Twenty minutes before Dr. Ritsuko Komaki's flight was scheduled to arrive at Tokyo's Narita airport Friday, the pilot said an earthquake had ravaged the northeast region of her homeland.
Komaki, a radiation oncologist at MD Anderson Cancer Center in Houston, went to Japan to give a lecture on radiation cancer therapy in Tokyo. Instead, she took a taxi to her older sister's house near Nagoya, where the two Hiroshima natives watched Japan's worst catastrophe since the atomic bomb worsen through the night.
"I've never seen such a disaster in my life," said Komaki, who was 2 years old when the atomic bomb hit her home town, ultimately killing a dozen of her relatives.
"While I was watching TV, I saw that [a building] at the Fukushima nuclear plant exploded. I thought, 'Oh my goodness. If that explodes, this is like the atomic bomb explosion, and how many people will be exposed?'"
When the atomic bomb dropped, Komaki and her immediately family were in Osaka -- roughly 200 miles from Hiroshima. But her father rushed home, braving the "black rain," to fetch Komaki's 45-year-old grandmother.
"She had very high dose of radiation, but was lucky because she was inside her house, she was protected," Komaki said, describing the horror of her grandmother's hair loss and nose bleeds.
Despite anemia, osteoporosis, thyroid dysfunction and heart disease, Komaki's grandmother lived to be 72 without signs of cancer.
Many of Komaki's childhood friends weren't so lucky. Classmates' burns were a constant reminder of the bomb. But the damage below their skin would prove to be the disaster's more haunting scar.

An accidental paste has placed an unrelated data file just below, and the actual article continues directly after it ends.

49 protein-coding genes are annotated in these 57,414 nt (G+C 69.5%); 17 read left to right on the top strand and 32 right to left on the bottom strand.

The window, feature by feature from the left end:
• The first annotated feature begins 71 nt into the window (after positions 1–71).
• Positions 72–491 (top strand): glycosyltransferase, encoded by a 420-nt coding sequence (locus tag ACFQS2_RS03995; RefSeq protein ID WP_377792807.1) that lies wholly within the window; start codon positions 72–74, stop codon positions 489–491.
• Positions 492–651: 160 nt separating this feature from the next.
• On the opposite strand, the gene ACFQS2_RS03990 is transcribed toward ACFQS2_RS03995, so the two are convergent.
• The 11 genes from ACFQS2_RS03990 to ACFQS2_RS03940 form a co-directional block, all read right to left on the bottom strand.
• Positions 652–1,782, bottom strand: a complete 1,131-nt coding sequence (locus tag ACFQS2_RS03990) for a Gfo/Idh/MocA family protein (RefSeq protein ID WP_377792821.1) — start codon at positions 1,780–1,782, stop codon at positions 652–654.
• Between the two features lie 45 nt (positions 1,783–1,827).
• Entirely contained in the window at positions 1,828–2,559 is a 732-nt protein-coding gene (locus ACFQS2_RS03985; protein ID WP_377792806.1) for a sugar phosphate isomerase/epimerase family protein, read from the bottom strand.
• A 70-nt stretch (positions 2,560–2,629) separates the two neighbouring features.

One friend, Sadako Sasaki, was a baby at home in a suburb of Hiroshima when the bomb hit, and the radiation triggered mutations in the white blood cells produced deep within her bones.
"For children that's very dangerous. Those cells are proliferating, recycling much faster. And when you get a low dose of radiation to those developing cells, you can develop cancer," Komaki said.
Komaki remembers racing against Sasaki in elementary school.
"She was a very fast runner and I had tough time catching her, but she became short of breath," she said.
Soon after, Sasaki was diagnosed with leukemia. While she was in the hospital, she folded pieces of wax paper that held her medication into paper cranes, hoping to make 1,000. She died at age 12 after making 644.
"When Sadako died, I was so sad. I really wanted to do something for her memory so that no one would forget," Komaki said.
Komaki and her classmates folded the rest of the rest of the cranes and raised money to erect a statue of Sasaki that still stands in Hiroshima's Peace Park. But she wanted to do even more, so she went to medical school.
After graduating, she worked at the Radiation Effects Research Foundation for a year before moving to the United States 40 years ago for special training in blood diseases, like leukemia. Later, she became more interested in using radiation to heal.
"At a high dose, we can use radiation to kill cancer cells," Komaki said.